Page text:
Yes, that is an alien in front of you. It’s big, it’s nasty and it’s hurling a fireball at you with the tentacle on its back. Startled, you shoot. The alien falls, dead, to the ground.
But there’s no time to rest. More are coming. You can’t see them, but you can hear them in the dark corners of the warehouse.
Frantically, you search for an exit. In front of you, everything is on fire. Aha! There! On your right! An elevator! You dash in. Bam! You turn around. Bam, bam!
An alien behind the elevator door has bent the metal in front you, dangerously close to your head. But the elevator is dropping down, away from the horror …
You put your head back and inhale. Then you put your head down and exhale. And that’s when it hits you. Something is wrong. Very wrong. You stumble, close your eyes, raise your hand – the virtual reality headset is yanked off your head.
You’re back in the real world, in a large empty space. For a few seconds, it’s all a bit confusing.
“Are you okay?” a woman asks with a worried smile. “Sorry, I just had a little vertigo,” you say. She leads you to a bench where you sit down – trying to ignore the fact that walking on the ground feels like swaying in a rolling boat.
You take off the backpack that’s carrying the computing power needed to make this virtual reality (VR) experience work. You take off the gloves with the sensors. You return the plastic gun. Everything is put back, ready for the next group that’s waiting to kill aliens.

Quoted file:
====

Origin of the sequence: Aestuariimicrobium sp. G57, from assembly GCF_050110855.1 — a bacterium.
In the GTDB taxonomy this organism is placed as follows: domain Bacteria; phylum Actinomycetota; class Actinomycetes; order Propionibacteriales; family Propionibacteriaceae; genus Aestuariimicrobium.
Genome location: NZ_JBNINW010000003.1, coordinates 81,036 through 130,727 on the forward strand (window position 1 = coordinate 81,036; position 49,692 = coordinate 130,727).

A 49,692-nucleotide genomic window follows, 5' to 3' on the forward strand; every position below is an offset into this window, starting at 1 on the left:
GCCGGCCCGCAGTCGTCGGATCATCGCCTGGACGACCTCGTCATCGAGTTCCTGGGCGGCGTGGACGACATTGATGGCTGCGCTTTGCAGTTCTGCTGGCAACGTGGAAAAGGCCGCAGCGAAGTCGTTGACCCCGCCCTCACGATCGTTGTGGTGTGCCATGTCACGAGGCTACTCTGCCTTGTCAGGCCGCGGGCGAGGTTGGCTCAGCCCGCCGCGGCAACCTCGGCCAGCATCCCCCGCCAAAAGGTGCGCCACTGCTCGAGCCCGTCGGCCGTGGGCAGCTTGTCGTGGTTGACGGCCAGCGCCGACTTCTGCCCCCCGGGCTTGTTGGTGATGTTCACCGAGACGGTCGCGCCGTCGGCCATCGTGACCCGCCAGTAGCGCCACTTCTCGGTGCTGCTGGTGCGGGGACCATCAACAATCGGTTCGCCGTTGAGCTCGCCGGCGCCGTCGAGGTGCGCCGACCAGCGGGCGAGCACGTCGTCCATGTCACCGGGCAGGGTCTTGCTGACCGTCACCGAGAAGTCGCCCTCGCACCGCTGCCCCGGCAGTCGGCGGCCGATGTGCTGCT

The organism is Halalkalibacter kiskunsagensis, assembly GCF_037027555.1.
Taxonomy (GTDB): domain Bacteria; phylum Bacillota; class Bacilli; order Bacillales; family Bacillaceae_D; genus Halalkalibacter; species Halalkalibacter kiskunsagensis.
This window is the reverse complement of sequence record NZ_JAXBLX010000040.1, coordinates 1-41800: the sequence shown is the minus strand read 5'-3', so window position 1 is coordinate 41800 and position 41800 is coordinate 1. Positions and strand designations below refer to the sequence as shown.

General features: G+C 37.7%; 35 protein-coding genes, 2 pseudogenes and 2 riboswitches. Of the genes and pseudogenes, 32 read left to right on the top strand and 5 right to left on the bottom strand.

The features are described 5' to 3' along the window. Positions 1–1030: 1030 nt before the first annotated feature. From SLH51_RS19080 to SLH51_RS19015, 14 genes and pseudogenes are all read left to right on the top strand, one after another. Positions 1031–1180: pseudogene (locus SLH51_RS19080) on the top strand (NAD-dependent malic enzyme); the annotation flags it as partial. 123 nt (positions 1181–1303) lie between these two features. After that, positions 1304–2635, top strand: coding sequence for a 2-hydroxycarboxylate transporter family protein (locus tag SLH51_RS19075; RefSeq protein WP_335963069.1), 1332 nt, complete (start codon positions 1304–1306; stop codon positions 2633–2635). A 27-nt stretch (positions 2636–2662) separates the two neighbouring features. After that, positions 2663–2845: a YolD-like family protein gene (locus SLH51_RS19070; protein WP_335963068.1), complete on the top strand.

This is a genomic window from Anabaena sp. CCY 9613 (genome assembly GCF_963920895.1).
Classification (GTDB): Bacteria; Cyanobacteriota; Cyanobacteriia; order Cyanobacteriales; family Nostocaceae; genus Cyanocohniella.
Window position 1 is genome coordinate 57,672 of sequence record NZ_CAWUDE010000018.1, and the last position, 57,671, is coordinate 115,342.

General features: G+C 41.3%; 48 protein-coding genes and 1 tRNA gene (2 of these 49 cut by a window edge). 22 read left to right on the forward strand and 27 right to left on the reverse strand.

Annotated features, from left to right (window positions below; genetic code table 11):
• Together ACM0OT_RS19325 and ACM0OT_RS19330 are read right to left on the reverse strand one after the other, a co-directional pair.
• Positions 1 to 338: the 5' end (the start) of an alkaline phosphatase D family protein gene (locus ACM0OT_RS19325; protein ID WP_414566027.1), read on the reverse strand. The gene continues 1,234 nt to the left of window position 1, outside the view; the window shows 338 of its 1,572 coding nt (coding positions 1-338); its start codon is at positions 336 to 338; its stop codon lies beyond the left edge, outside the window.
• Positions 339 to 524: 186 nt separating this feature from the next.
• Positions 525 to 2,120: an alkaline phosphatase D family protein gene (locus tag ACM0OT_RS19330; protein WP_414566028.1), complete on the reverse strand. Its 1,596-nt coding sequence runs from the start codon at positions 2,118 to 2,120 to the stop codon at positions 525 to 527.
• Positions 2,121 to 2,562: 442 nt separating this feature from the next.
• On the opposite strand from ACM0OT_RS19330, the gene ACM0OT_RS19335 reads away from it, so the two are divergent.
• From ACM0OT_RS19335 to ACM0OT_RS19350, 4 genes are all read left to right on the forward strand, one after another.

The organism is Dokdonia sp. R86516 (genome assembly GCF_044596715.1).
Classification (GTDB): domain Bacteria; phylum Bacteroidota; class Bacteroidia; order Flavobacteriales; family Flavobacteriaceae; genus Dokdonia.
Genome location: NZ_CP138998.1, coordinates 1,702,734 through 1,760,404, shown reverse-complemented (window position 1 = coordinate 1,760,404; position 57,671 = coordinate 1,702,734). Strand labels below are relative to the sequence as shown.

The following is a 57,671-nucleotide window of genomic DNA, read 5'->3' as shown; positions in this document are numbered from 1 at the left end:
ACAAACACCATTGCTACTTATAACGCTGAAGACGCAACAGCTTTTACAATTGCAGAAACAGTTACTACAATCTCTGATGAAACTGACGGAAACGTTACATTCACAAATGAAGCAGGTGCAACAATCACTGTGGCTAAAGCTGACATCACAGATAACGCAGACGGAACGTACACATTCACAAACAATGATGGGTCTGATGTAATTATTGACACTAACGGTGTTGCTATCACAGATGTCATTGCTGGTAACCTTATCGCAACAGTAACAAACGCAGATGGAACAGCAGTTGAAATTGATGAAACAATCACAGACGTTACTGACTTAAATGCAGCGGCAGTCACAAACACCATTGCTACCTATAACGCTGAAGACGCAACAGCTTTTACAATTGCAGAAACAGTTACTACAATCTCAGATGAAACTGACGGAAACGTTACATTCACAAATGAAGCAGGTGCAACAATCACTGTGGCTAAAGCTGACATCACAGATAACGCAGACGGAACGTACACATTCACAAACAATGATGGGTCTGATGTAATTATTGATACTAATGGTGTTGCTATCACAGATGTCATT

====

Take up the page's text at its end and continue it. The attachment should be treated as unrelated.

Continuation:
This game is Mortal Blitz, developed by Skonec, a South Korean company. There are many versions of the game but this one is special, because it has been designed for VR Square, a four-floor VR arcade center built by the company in Seoul’s ever-hip Hongdae neighborhood.
Not everyone gets sick from the experience, but I did. It is a testament to the reality of the VR universe that you feel pretty damned woozy if you happen to look down and see that the visuals do not extend below the waist – and your legs and feet are missing.
A virtual sector boom
You will understand what I am talking about if you’ve tried VR before. But not if your experience has been limited to phone-connected headsets like Google Cardboard – with those, you are just looking at content with a 360° view without actively interacting with it.
Computer-connected headsets like the HTC Vive, the Occulus Rift or the Playstation VR have more developed tracking systems that allow you to interact with what you’re seeing. You can virtually do all kinds of things, from zapping aliens to walking over a plank that is miles up in the sky.
In South Korea, there are multiple VR experiences on tap. There are about 300 VR arcades and cafes countrywide, according to recent research by KoVRa, the VR/AR (Virtual Reality/Augmented Reality) Industry Association. Since the first VR center – VR Plus – opened in Gangnam in 2016, the government has been promoting the VR industry.
It’s booming, though the numbers are nowhere near, say, Samsung’s quarterly profits. In 2018, South Korea’s VR industry saw profits of US$810 million.